resource
noun Etymology: French ressource, from Old French ressourse relief, resource, from resourdre to relieve, literally, to rise again, from Latin resurgere — more at resurrection Date: circa 1611 1. a. a source of supply or support ; an available means — usually used in plural b. a natural source of wealth or revenue — often used in plural c. a natural feature or phenomenon that enhances the quality of human life d. computable wealth — usually used in plural e. a source of information or expertise 2. something to which one has recourse in difficulty ; expedient 3. a possibility of relief or recovery 4. a means of spending one's leisure time 5. an ability to meet and handle a situation ; resourcefulness Synonyms: resource, resort, expedient, shift, makeshift, stopgap mean something one turns to in the absence of the usual means or source of supply. resource and resort apply to anything one falls back upon <
exhausted all of their resources
>
<
a last resort
>
. expedient may apply to any device or contrivance used when the usual one is not at hand or not possible <
a flimsy expedient
>
. shift implies a tentative or temporary imperfect expedient <
desperate shifts to stave off foreclosure
>
. makeshift implies an inferior expedient adopted because of urgent need or allowed through indifference <
old equipment employed as a makeshift
>
. stopgap applies to something used temporarily as an emergency measure <
a new law intended only as a stopgap
>
.

New Collegiate Dictionary. 2001.

Synonyms:

Look at other dictionaries:

  • resource — Resource …   Thresor de la langue françoyse

  • resource — 1 in plural form resources assets, belongings, effects, *possessions, means 2 Resource, resort, expedient, shift, makeshift, stopgap, substitute, surrogate can all denote something to which one turns for help or assistance in difficulty or need… …   New Dictionary of Synonyms

  • resource — resource, resort, recourse 1. The three words all have to do with finding help or support and are chiefly distinguished from one another by the typical phrase patterns in which they operate. These are given in the table below. resource a simple… …   Modern English usage

  • resource — [rē′sôrs΄, rē′zôrs΄; ri sôrs′, rizôrs′] n. [Fr ressource < OFr < resourdre, to arise anew < re , again + sourdre, to spring up < L surgere: see SURGE] 1. something that lies ready for use or that can be drawn upon for aid or to take… …   English World dictionary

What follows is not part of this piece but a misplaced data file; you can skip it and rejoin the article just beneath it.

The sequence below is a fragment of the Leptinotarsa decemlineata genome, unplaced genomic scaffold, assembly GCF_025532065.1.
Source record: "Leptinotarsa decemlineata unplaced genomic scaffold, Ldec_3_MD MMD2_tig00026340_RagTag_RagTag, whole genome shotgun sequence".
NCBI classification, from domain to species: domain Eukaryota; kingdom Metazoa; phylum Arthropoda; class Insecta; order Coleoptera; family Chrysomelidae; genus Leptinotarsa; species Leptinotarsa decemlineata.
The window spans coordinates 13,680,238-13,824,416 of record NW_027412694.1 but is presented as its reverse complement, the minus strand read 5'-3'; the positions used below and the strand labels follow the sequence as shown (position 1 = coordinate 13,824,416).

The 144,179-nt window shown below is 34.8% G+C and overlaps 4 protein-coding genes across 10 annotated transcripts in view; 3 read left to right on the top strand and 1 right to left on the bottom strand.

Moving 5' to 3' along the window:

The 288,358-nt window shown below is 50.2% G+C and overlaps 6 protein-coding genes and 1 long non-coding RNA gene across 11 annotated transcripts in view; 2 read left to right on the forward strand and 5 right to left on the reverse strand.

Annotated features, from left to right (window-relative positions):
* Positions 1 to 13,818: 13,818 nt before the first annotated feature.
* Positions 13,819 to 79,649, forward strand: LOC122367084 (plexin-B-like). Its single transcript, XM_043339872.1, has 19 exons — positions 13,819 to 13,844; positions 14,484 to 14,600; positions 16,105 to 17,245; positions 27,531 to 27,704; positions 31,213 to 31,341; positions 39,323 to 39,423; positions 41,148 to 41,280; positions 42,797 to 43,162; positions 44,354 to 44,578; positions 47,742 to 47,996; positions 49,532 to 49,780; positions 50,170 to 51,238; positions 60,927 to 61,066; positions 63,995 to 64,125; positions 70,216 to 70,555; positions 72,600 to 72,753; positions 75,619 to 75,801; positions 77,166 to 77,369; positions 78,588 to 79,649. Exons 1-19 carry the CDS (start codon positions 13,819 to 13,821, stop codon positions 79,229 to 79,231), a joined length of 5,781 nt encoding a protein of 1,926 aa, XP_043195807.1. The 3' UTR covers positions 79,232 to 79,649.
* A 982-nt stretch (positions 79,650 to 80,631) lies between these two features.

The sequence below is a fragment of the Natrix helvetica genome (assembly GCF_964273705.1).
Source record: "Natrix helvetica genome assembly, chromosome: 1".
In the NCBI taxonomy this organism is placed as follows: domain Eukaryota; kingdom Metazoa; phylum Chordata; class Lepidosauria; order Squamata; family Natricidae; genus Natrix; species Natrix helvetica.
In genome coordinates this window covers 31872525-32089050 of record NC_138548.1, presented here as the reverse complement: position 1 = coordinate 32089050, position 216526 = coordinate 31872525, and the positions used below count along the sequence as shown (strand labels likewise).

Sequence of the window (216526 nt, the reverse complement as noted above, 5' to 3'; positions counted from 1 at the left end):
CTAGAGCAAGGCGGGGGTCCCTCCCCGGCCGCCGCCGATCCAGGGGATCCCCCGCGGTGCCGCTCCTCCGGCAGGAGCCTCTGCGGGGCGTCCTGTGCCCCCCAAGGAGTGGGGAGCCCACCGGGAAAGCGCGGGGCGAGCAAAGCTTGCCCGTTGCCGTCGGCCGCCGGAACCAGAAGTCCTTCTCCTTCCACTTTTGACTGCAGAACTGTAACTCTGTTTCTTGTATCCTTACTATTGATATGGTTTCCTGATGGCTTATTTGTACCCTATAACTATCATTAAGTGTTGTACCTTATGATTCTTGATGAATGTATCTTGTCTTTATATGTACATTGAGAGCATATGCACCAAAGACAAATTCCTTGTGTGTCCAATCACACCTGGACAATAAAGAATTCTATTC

• Resource — Re*source (r?*s?rs ), n. [F. ressource, fr. OF. ressourdre, resourdre, to spring forth or up again; pref. re re + sourdre to spring forth. See {Source}.] 1. That to which one resorts orr on which one depends for supply or support; means of… …   The Collaborative International Dictionary of English

  • resource — I noun accumulation, asset, available means, capital, contrivance, dependence, device, essential, estate, expedient, facultates, fund, income, instrument, material, means, property, provision, reserve, reserve fund, resort, revenue, source, stock …   Law dictionary

  • Resource —   [engl.], Ressource …   Universal-Lexikon

  • resource — 1610s, means of supplying a want or deficiency, from Fr. resourse, from fem. pp. of O.Fr. resourdre to rally, raise again, from L. resurgere rise again (see RESURGENT (Cf. resurgent)). Resources a country s wealth first recorded 1779 …   Etymology dictionary

  • resource — [n] supply drawn upon, either material or nonmaterial ability, appliance, artifice, assets, capability, capital, cleverness, contraption, contrivance, course, creation, device, expedient, fortune, hoard, ingenuity, initiative, inventiveness,… …   New thesaurus

  • resource — ► NOUN 1) (resources) a stock or supply of materials or assets that can be drawn on in order to function effectively. 2) (resources) a country s collective means of supporting itself or becoming wealthier, as represented by its minerals, land,… …   English terms dictionary

  • Resource — A resource is any physical or virtual entity of limited availability, or anything used to help one earn a living.fact|date=February 2008 In most cases, commercial or even ethic factors require resource allocation through resource management.Types …   Wikipedia

Share the article and excerpts

Direct link
Do a right-click on the link above
and select “Copy Link”